The Unlikely Genius of Humphry Repton
Widely acknowledged as the last great British landscape designer of the 18th century, Humphry Repton created landscapes that survive as a bridge between Capability Brown’s mission to make England perfect, and Frederick Law Olmsted’s belief in landscape as a public good.
Despite having little prior experience, Repton described himself as a ‘landscape gardener’ and sought to make landscapes appropriate to the status of each client and each estate where he worked. His first paid commission was Catton Park, north of Norwich, in 1788 five years after the death of Capability Brown. Though he was at first inspired by his great predecessor, he came to separate himself from Brown’s grand designs.
Repton’s landscapes, for important clients such as the Dukes of Bedford and Portland, featured subtle adjustments and fine-tuning to the natural features of the countryside in the Brownian tradition, as well as deliberate interventions that tested the desire of his contemporaries for wilder and more picturesque scenery. He also became known for presenting his designs in ‘Red Books’ (so called for their binding) that contained explanatory text and watercolors elaborated with overlays to show ‘before’ and ‘after’ views.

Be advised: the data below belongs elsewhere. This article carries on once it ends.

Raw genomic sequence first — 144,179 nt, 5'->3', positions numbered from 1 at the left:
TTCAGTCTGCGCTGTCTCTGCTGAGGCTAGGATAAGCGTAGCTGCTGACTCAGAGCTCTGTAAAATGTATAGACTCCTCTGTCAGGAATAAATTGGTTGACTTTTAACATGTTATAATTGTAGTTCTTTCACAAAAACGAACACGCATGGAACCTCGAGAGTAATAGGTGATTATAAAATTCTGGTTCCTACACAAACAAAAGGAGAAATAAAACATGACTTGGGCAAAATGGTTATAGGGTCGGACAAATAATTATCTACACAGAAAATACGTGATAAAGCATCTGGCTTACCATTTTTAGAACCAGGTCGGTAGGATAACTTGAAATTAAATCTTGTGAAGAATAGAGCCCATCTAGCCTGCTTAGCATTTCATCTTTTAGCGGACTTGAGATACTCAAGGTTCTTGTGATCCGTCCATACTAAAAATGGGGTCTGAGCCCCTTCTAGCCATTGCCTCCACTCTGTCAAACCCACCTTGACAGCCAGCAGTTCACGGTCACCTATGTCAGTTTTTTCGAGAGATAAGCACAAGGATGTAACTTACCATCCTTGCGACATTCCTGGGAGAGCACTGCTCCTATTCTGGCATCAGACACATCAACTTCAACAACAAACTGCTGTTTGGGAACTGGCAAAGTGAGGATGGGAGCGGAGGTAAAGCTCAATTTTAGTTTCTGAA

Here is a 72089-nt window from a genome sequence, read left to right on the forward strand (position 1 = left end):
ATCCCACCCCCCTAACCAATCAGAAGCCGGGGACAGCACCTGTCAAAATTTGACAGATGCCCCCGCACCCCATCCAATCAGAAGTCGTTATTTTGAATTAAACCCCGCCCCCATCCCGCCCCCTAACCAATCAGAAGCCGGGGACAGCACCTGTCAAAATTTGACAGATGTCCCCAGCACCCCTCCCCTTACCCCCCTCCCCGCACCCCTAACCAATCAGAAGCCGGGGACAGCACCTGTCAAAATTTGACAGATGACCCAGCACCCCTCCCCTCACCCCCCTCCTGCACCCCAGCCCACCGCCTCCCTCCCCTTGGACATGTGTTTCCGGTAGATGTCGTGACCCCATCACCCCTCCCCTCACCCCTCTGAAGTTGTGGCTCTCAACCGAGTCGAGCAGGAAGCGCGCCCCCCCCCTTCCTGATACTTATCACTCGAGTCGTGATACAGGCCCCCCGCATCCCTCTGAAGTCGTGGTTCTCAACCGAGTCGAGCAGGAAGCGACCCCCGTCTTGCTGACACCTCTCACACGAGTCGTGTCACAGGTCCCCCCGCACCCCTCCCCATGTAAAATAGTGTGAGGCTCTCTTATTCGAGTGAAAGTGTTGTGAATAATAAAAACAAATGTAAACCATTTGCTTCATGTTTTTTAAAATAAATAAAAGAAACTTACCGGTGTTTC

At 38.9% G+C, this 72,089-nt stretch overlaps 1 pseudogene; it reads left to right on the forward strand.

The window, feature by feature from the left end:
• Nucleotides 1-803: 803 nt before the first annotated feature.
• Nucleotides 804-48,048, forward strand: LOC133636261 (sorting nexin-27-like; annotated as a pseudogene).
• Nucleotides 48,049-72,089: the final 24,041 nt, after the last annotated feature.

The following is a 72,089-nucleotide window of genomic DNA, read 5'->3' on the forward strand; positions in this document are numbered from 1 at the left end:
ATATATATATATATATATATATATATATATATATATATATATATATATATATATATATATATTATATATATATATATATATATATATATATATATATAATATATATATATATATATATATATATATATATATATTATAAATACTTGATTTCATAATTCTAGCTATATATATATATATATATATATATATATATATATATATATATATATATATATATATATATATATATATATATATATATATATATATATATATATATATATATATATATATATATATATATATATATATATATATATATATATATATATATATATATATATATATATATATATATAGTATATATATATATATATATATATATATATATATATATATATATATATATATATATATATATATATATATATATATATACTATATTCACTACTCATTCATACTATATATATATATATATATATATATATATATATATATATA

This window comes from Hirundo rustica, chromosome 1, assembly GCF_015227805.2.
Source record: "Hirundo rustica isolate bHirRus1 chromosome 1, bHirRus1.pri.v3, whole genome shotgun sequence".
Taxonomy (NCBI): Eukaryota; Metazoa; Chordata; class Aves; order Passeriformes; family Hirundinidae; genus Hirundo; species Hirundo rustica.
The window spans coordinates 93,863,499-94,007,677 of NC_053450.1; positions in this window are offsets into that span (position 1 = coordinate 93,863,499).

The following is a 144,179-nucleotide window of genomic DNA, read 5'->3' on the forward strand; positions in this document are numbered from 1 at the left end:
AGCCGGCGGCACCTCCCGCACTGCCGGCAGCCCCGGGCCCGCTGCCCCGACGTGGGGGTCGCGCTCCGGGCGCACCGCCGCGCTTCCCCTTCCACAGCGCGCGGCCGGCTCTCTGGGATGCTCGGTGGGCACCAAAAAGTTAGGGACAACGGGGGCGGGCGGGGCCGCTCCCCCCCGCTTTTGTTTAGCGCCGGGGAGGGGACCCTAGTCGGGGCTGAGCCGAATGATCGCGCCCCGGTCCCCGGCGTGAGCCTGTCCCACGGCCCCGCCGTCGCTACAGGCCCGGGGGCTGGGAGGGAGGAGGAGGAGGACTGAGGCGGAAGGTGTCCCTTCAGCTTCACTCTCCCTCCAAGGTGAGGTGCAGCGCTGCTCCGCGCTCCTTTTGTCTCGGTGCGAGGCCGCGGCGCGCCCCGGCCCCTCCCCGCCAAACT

Renowned garden historian, John Phibbs will explore some of Repton’s most celebrated landscapes—from the early maturity of his gardens at Courteenhall and Mulgrave Castle, to his more adventurous landscapes at Stanage, Brightling, and Endsleigh. John will illustrate some of his red books and discuss the impact that Repton’s work has had, not only in Britain but throughout the English-speaking world.